It is true that blockchain is not a solution for everything. The saying “if it ain’t broken then don’t fix it” has a lot of truth. There are decisions to make about the cost benefit of transitioning existing centralised systems (that work) to a blockchain solution. However will this future proof the system or organisation?
In this article I have outlined the four main ways that blockchain can create and deliver value. I think there is something here for everyone, regardless if you are an existing organisation with systems, or a start up with a blank canvas. It all comes down to one question … are you creating or providing compelling value?
We know that blockchain’s structure and capabilities support end-to-end automation and easy data sharing across companies and more recently across chains, and can significantly reduce manual processes. Additionally transaction histories can significantly improve regulatory and audit compliance, decreasing the associated costs and improving response times. Blockchain technology enables “smart” contracts, with machine readable logic that requires no human interaction.
Let’s take a peek at these four sources of value that blockchain use cases can deliver, and which businesses can mix and match in different ways:
- New Business Models. Blockchain-supported innovation can help businesses create new revenue streams. In the energy sector, for instance, blockchain platforms can help individuals and entities trade excess energy stores autonomously and in near real time over the grid. Blockchain innovation can also allow product companies to move up the technology stack and expand their portfolios with higher-value service offerings, such as track and trace (provenance) or services based on data captured by blockchain.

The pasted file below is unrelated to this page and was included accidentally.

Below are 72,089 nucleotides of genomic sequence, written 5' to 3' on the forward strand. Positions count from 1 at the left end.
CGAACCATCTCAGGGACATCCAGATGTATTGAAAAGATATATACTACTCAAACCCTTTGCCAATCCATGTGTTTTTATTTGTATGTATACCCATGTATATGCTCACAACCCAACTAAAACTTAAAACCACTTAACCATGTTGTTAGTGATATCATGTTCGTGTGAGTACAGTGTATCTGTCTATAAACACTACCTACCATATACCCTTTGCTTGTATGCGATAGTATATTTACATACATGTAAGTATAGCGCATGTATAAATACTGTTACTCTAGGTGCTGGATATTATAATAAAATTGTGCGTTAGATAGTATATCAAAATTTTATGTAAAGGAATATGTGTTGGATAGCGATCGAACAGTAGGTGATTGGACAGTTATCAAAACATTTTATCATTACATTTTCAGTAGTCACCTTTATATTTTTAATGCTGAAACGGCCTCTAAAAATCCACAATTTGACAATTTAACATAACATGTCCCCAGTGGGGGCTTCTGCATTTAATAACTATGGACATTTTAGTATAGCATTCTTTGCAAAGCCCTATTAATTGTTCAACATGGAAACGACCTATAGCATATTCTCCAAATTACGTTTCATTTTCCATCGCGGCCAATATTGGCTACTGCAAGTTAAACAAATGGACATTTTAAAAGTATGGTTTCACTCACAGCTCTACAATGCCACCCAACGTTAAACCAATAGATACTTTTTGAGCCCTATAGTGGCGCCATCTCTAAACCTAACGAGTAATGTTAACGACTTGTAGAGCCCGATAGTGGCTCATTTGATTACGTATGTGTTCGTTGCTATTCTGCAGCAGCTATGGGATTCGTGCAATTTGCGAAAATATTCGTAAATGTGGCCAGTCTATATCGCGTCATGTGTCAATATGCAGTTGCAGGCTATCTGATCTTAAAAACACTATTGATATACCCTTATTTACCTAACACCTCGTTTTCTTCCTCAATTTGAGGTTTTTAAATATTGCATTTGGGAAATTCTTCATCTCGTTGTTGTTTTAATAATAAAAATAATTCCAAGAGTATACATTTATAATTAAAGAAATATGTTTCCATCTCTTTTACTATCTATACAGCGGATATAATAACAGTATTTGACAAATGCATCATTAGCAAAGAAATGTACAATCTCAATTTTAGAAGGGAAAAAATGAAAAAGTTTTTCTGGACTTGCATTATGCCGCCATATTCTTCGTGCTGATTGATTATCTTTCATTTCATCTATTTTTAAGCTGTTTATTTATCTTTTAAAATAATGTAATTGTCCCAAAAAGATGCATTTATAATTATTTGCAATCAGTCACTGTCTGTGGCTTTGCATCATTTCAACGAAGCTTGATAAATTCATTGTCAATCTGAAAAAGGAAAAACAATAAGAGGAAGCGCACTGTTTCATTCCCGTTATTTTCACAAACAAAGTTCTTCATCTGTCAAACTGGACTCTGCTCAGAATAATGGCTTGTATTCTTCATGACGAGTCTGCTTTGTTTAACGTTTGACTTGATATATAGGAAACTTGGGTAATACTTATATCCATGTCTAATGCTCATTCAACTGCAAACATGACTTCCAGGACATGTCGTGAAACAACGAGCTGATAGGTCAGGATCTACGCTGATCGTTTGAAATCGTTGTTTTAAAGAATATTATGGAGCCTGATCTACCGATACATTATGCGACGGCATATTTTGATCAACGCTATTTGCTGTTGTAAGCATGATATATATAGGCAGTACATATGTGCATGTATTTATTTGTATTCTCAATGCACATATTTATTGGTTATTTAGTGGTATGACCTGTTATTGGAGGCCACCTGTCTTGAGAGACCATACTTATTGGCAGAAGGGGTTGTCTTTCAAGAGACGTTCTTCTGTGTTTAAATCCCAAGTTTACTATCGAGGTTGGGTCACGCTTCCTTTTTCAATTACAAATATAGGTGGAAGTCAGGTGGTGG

- Operational Efficiency. Blockchain enables process automation and the removal of unnecessary intermediaries to help organisations improve productivity and performance. It also supports audit and regulatory compliance, generating significant time and cost savings. The use of smart contracts, for instance, can automate routine business functions, such as invoice generation and reconciliation, customs clearance, and property title transfer. In the banking sector, , for example, financial institutions could generate $billions in savings by applying blockchain to streamline and automate many back-office activities.
- Risk Mitigation. Companies can use blockchain-related applications to improve tracing and authentication across the supply chain. Better provenance and transparency throughout the supply and distribution chain, for example, could reduce counterfeiting and associated health and safety issues from fraudulent parts, thus mitigating financial and reputational damage.
- Social Impact. Blockchain platforms can be used to support a wide variety of initiatives, including voting and election management and ethical sourcing. The Democratic Republic of Congo, for instance, is using blockchain capabilities to build a new e-government platform that will help the country manage its natural resources and social welfare programs. Estonia is pioneering the use of blockchain for securing citizen information and is planning to adopt the technology to support other public welfare initiatives, such as those relating to personal ID and health records.
The disruptive implications of blockchain are clearly far reaching…
Reference: Article by Boston Consulting Group – Capturing the Value of blockchain